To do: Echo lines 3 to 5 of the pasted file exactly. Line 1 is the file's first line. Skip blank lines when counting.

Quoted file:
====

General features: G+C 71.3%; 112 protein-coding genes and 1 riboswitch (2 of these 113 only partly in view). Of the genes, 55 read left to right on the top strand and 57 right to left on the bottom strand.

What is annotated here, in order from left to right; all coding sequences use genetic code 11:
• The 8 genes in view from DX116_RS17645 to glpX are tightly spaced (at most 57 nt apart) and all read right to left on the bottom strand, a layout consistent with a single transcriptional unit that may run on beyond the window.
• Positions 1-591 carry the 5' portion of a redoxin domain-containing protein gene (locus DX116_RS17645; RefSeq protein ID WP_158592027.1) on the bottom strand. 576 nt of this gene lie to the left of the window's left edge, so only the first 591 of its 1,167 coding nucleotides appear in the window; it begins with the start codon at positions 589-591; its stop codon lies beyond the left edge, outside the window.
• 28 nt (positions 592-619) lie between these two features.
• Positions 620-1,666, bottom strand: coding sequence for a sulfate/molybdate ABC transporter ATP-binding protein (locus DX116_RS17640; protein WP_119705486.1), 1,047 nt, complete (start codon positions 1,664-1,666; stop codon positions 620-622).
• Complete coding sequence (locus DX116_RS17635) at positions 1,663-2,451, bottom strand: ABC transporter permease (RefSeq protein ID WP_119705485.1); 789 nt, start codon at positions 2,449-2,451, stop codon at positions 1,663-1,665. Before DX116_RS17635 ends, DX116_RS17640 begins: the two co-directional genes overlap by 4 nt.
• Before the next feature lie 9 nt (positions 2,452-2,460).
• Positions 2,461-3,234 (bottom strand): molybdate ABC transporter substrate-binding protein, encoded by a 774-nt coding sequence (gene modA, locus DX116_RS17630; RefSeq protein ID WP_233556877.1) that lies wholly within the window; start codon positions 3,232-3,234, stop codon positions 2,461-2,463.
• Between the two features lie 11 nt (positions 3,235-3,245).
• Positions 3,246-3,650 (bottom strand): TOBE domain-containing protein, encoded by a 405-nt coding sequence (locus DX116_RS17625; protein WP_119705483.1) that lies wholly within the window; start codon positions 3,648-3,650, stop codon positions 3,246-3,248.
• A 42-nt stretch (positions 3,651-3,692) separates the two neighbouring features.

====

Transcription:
• The 8 genes in view from DX116_RS17645 to glpX are tightly spaced (at most 57 nt apart) and all read right to left on the bottom strand, a layout consistent with a single transcriptional unit that may run on beyond the window.
• Positions 1-591 carry the 5' portion of a redoxin domain-containing protein gene (locus DX116_RS17645; RefSeq protein ID WP_158592027.1) on the bottom strand. 576 nt of this gene lie to the left of the window's left edge, so only the first 591 of its 1,167 coding nucleotides appear in the window; it begins with the start codon at positions 589-591; its stop codon lies beyond the left edge, outside the window.
• 28 nt (positions 592-619) lie between these two features.